Frustrated by a congressional prohibition against retiring the A-10 “until an equally capable close air support aircraft achieves full operational capability,” the AF has engaged in a protracted campaign to degrade the Warthog’s effectiveness. Recently it launched a three-part strategy to undermine the airplane’s readiness to deploy. The strategy includes cutting funding for depot maintenance and transferring the top 30 A-10 maintainers to the F-16, hence reducing the number of deployable airplanes. The AF also plans to shift 18 A-10s from “backup active status,” which requires that they be flown periodically to maintain their combat readiness, to non-flying “XJ” status (only one step from being mothballed).  By reducing by over 50% the number of operational test flights necessary to keep the A-10’s electronics and weapons current and effective for ongoing combat deployments, the AF will further reduce the Warthog’s combat readiness and effectiveness. These actions are undercutting the ability of our combat commanders to carry out vital missions in Iraq and Afghanistan.
The F-35 Joint Strike Fighter
While the AF campaign against the A-10 reflects the low priority it has historically attached to the air support mission, it also once again reveals its insatiable lust for newer, sleeker, state-of-the-art, high tech airplanes. This time it’s the F-35 Joint Strike Fighter (JSF), which the AF is arguing will be fully capable of providing support for troops on the ground.  There is good reason to doubt this assurance, however, given the floundering F-35 JSF program.
Plagued by enormous cost overruns (it is already costing more than twice as much as its original cost estimate) and numerous failed tests, the F-35 is far from being ready to deploy. The Director of Operational Test and Evaluation (DOT&E) released a scathing assessment in 2016 of the F-35 program. It tells a familiar story of mismanagement, mind-numbing delays, failing computers and logistics capabilities, numerous safety issues, and training and maintenance shortfalls--problems crippling half the fleet at any given time.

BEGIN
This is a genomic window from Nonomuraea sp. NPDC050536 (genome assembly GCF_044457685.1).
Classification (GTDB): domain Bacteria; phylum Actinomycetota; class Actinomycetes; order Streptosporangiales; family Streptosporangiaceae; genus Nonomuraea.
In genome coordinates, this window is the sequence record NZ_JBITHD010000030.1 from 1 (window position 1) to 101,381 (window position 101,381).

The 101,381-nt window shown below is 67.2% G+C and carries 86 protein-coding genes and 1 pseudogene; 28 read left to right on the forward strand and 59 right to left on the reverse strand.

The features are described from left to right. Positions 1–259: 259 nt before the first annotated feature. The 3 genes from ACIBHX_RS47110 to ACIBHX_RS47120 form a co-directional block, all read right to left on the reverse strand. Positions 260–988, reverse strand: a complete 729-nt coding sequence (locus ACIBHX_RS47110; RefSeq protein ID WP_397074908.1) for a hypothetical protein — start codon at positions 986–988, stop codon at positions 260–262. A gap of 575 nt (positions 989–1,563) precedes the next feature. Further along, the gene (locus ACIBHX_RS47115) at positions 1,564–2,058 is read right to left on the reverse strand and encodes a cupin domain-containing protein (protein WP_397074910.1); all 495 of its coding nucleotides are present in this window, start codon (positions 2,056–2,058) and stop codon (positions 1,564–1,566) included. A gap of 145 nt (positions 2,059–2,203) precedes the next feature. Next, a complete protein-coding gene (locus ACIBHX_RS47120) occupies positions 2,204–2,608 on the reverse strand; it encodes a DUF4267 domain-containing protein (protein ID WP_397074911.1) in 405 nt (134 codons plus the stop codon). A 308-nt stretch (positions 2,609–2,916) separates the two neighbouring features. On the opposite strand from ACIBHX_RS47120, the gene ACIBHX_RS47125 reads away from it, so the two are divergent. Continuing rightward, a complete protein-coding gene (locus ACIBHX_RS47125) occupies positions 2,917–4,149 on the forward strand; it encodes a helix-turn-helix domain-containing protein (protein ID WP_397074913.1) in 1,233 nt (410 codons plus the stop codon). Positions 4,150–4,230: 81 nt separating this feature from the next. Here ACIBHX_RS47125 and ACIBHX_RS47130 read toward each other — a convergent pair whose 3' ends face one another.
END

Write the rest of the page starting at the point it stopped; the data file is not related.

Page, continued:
The AF response to the problems associated with the F-35 should sound familiar to anyone who has followed large weapons projects in the past: tough questions are dodged, facts challenged, problems downplayed, and quick and easy fix-ins promised. Flight tests are routinely delayed and often manipulated. Bad news is finessed by skilled spin doctors, like F-35 program officer Lt. Gen. Chris Bogdan, who, after previously calling the aircraft’s Automatic Logistics Information System (ALIS) the brains and blood of operating its weapons, now claims the ALIS is not really critical after all. Bogdan is now insisting the F-35 can fly without it for 30 days. His boast, however, didn’t impress the Government Accounting Office, which released a report in April 2016 confirming that flaws in ALIS can ground the entire fleet.
The Most Expensive Weapon Ever Made
You might think excessive cost overruns and numerous failed tests would force the Pentagon to consider cancelling an over-priced weapon, or at least be more seriously cost-conscious, but this almost never happens. When costs far exceed original projections, and Congress threatens to cut off further funding, the Pentagon's response is always to promise that savings will materialize when the weapon enters full production. When this doesn’t happen, as is usually the case, and Congress holds tight on funding, no problem, the Department of Defense (DoD) can always find more money by simply shifting funds from other “accounts, ” such as from the operations budget, or by raiding its “war budget” slush fund. This fills shortfalls while allowing true weapons costs to be hidden.